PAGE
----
- Development & Aid
- Economy & Trade
- Human Rights
- Global Governance
- Civil Society
Wednesday, December 11, 2013
- Something is decimating the coconut and other palm trees here and no one seems to know exactly what it is.
“In the last couple of months we have been receiving calls from people indicating that their palm trees – some coconut, some ornamental palms – have been dying, and in our investigations we have found a situation that is affecting the crown area of the palm and causing rapid death,” explained Dr. Janil Gore Francis, head of the Plant Protection Unit.
“We have been collecting samples, trying to look at what we are finding to see if there are any insects, if there are any signs of any fungal infestation, trying to determine the exact cause,” she told IPS, “but up to now we have not been able to definitively say what the problem is.
“But we are doing some work in the lab to see if we can isolate anything from the diseased material or from the affected material,” Gore Francis said.
The coconut palm serves a multi-functional role in the Caribbean region, where it is commonly grown.
Small-scale production of products from the tree makes an important contribution to food security. At the industrial level, the coconut industry is an important source of employment and income in rural communities.
The coconut palm also aids in the prevention of coastal erosion while providing charming landscapes that are attractive to both tourists and locals.
While there are no commercial coconut farms in Antigua, coconut trees can be found on many beaches and elsewhere around the country. Some of the trees have survived many storms and hurricanes.
Officials say the coconut may not only help to preserve health, but also boosts Antigua’s economy. Locals bottle and sell the coconut or “jelly” water which they say can flush out kidney stones and lower blood pressure.
But over the past six months, the coconut trees have been falling prey to the mysterious disease, forcing local officials to turn to their regional counterparts for help.
“We are in the process of making arrangements with a regional organisation to get some assistance from outside to come in and help to assess the situation,” Dr. Gore Francis said.
The scourge was first identified in the north of the island and appears to be steadily spreading.
The coconut palm is affected by a number of diseases, some of which are lethal while others gradually reduce the vigour of the palm causing severe loss in yield.
Diseases known to affect coconut palm include bud rot, leaf rot, stem bleeding, root (wilt) disease, tanjavur wilt, mahali, crown chocking, leaf blight or grey leaf spot and tatipaka disease.
Dr. Gore Francis said that her division is pursuing the hypothesis that the browning and withering of coconut and decorative palm trees in the area stretching from Dickenson Bay to Flagstaff may be caused by an insect.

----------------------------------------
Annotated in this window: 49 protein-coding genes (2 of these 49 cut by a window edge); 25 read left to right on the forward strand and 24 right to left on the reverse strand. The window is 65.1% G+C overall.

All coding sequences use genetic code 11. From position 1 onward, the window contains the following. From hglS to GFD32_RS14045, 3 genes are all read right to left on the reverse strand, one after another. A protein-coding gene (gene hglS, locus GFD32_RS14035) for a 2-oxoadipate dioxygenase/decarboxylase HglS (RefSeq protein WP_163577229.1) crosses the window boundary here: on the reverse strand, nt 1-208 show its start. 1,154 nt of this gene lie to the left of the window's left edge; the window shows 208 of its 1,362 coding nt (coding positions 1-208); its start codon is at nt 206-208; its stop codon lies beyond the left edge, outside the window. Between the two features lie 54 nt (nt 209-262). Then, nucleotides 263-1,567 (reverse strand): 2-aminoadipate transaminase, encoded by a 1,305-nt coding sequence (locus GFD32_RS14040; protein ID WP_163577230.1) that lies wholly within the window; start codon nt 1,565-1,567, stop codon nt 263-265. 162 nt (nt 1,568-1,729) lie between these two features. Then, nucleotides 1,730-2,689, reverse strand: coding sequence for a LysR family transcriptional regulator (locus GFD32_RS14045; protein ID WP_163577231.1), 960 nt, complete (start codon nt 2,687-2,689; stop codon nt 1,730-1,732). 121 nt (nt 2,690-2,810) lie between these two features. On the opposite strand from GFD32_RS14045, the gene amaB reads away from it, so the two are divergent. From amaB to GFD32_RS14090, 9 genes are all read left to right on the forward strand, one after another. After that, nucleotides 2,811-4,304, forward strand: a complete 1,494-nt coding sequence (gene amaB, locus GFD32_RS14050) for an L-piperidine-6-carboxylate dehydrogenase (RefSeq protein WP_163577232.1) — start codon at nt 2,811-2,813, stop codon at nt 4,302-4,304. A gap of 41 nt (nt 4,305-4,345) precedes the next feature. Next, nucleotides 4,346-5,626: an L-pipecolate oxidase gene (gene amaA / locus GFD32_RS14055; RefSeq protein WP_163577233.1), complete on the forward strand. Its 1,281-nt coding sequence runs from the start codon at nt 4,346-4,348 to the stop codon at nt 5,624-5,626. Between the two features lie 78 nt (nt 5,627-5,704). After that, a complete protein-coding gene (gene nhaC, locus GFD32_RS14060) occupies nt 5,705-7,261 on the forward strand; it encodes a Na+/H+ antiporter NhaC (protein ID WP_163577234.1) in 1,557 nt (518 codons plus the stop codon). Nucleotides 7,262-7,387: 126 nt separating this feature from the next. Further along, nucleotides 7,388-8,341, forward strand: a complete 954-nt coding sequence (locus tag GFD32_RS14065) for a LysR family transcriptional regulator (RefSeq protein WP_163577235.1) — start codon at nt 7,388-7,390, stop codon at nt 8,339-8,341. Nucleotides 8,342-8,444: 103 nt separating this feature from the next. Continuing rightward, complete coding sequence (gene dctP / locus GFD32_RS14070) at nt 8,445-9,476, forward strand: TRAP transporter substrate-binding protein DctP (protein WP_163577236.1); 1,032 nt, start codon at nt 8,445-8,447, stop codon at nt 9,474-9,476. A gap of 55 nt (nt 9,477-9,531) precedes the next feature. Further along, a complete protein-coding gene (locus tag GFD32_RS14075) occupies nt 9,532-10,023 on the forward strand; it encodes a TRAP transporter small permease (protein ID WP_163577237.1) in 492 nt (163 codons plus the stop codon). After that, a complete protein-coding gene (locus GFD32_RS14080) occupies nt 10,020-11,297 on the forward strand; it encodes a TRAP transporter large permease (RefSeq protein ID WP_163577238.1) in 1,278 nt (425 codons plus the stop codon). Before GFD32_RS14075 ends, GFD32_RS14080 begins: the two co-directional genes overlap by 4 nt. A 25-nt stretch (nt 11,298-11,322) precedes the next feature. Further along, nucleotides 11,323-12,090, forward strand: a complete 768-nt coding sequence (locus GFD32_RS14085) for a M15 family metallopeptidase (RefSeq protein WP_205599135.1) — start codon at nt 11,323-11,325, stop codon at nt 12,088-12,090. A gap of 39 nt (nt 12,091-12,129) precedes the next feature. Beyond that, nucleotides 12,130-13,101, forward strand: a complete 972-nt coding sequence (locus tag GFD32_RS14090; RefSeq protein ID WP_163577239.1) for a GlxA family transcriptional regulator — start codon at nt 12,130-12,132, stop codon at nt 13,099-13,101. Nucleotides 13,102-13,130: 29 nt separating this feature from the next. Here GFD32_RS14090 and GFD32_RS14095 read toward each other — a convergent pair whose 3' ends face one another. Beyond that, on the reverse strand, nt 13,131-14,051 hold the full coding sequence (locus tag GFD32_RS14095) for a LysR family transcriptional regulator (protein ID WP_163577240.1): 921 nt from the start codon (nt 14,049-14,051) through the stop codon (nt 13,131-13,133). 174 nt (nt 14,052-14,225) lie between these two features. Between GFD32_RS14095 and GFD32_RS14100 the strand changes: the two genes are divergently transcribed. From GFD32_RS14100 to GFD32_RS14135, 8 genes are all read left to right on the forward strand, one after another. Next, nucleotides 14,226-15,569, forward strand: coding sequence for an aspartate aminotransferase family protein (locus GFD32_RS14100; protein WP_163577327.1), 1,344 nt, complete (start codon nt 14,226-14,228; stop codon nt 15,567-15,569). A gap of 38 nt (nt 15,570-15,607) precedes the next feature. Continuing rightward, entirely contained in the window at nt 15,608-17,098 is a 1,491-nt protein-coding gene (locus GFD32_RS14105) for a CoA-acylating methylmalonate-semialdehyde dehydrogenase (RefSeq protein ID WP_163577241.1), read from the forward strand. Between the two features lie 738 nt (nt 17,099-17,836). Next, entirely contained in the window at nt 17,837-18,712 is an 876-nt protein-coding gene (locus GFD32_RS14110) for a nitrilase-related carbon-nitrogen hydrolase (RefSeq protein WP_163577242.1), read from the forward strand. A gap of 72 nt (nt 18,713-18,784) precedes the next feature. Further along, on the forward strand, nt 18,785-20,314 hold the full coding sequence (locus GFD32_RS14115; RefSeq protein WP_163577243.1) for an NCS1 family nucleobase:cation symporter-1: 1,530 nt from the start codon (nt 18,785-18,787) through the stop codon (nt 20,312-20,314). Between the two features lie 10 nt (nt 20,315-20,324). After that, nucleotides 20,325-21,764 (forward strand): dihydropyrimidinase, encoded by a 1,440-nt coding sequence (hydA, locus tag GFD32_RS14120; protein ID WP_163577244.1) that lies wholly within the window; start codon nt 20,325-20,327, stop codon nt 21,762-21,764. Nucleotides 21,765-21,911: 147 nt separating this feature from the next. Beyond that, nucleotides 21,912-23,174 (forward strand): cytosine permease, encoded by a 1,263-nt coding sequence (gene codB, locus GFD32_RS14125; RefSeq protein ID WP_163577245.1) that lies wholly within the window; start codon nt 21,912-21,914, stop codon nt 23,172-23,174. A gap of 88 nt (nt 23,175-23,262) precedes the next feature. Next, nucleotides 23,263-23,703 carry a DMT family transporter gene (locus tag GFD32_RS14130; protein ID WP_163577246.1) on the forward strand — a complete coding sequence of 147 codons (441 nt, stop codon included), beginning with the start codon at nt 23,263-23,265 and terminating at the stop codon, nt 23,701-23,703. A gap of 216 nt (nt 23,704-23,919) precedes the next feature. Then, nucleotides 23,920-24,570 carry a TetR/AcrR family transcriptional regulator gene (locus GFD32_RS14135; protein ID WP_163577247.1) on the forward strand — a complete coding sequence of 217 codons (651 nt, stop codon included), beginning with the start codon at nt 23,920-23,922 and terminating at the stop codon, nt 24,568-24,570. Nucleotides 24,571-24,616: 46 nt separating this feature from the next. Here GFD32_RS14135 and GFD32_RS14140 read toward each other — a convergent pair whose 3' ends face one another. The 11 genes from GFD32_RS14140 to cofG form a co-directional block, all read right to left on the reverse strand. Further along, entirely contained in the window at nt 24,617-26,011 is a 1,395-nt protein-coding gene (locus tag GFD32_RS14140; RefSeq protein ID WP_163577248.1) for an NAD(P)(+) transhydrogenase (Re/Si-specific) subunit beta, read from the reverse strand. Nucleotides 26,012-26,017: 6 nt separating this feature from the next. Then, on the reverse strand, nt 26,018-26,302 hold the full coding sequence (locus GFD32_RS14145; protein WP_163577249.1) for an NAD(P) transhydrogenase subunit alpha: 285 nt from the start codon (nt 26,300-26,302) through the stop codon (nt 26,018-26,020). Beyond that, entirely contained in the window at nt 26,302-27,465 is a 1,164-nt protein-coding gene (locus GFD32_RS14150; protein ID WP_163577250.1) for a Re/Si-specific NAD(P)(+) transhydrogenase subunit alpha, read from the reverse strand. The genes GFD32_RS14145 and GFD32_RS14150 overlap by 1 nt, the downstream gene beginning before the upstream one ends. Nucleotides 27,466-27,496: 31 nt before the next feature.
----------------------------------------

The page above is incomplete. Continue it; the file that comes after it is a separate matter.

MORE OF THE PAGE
While this is not the only possibility being investigated, she said that the Plant Protection Unit has extracted the larvae of an as-yet- unidentified insect from infected palm trees in the affected areas and steps are being taken to incubate the larvae to the adult stage, thus allowing for positive identification of the creature.
The agriculture official said this would permit the Plant Protection Unit to reach a positive diagnosis of the infestation and take steps to treat the palms.
She said this campaign will hopefully arrest the spread of the browning, withering plant disease, if not completely eradicate it.
Paul Hoetjes, policy coordinator for nature in the ministry of economic affairs, agriculture and innovation in the Netherlands, told IPS that what is happening to palm trees in Antigua is not unique to the island.
“This sounds very similar to the disease currently killing off coconut palms on St. Eustatius, which is not a mystery disease but a well-known scourge called lethal yellowing disease, widespread in the Americas, Caribbean and Africa,” he said.
“It is caused by a phytoplasma, a bacteria-like organism and spread by an insect, the plant hopper (Myndus crudus). The disease can be prevented or even cured at an early stage by injecting the tree with a tetracycline-type antibiotic, but this is only suitable for ornamental coconut palms, not for trees that produce coconuts for consumption.”
But Dr. Gore Francis said that while palm trees on the island are subject to adverse effects of such common parasites as aphids and whitefly, these “ordinary” pests are nowhere near as virulent as the still unidentified disease.
She noted that aphids and whitefly do cause yellowing and browning of palm fronds. However, these effects are normally observed on mature palm branches. Even when affected by these insects palms will continue to thrive, grow and bear fruit.
The Plant Protection Unit said farmers and homeowners should treat their plants against parasitical insect infestation, but should not worry unduly unless the yellowing, browning and withering is observed on fresh, emerging fronds.
“This phenomenon signals the presence of the deadly, still unknown insect. If left untreated the disease will lead to the eventual death of the affected plants,” it said.
The coconut produces a variety of products which are consumed in the region and internationally. These include fresh green and dry nuts, copra, coconut oil and coconut water among others.
According to the Coconut Industry Market Intelligence Report which was commissioned as part of the CARICOM Regional Transformation Programme for Agriculture, the high price of petroleum-based fuel has brought about a renewed interest in the use of coconut oil for conversion into bio-fuel with the main focus being on the commercial products from the regional industry.